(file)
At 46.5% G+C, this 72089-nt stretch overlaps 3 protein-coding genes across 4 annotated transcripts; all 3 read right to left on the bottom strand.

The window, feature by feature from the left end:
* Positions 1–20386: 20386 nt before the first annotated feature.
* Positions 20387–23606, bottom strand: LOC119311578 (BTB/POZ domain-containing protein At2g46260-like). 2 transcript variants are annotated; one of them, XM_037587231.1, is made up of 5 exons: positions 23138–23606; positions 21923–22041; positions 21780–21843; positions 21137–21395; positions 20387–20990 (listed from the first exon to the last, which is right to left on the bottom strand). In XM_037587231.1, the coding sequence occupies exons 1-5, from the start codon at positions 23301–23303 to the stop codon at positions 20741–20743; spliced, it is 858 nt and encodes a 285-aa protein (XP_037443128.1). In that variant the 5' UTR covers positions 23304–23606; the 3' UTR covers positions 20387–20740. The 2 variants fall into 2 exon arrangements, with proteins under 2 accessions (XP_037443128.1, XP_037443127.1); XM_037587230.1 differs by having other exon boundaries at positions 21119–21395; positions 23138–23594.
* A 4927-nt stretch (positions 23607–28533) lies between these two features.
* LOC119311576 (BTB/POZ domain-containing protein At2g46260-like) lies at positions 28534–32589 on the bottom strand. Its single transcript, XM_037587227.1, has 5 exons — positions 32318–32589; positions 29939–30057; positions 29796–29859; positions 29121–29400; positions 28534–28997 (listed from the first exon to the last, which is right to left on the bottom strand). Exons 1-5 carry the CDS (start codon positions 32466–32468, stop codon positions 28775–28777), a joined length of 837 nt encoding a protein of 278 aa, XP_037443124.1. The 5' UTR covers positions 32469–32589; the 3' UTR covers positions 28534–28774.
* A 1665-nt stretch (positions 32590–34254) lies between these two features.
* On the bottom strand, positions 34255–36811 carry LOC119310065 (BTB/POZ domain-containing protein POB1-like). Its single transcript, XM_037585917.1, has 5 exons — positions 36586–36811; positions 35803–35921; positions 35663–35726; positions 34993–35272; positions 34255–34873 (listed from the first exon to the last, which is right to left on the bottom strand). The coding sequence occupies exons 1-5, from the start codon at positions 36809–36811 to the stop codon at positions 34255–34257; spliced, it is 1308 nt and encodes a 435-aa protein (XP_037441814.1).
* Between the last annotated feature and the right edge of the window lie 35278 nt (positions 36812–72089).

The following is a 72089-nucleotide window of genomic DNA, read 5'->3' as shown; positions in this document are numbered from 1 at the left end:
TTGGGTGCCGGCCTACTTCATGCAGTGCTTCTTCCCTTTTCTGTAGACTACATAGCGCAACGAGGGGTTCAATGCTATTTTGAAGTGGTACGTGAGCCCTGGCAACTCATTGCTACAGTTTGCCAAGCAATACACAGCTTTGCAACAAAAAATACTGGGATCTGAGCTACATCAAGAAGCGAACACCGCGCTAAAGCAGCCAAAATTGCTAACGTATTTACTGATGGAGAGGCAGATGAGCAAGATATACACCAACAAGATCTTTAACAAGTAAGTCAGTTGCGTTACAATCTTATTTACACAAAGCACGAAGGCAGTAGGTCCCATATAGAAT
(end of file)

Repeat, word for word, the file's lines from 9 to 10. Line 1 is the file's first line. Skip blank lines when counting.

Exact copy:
* Between the last annotated feature and the right edge of the window lie 35278 nt (positions 36812–72089).

The following is a 72089-nucleotide window of genomic DNA, read 5'->3' as shown; positions in this document are numbered from 1 at the left end: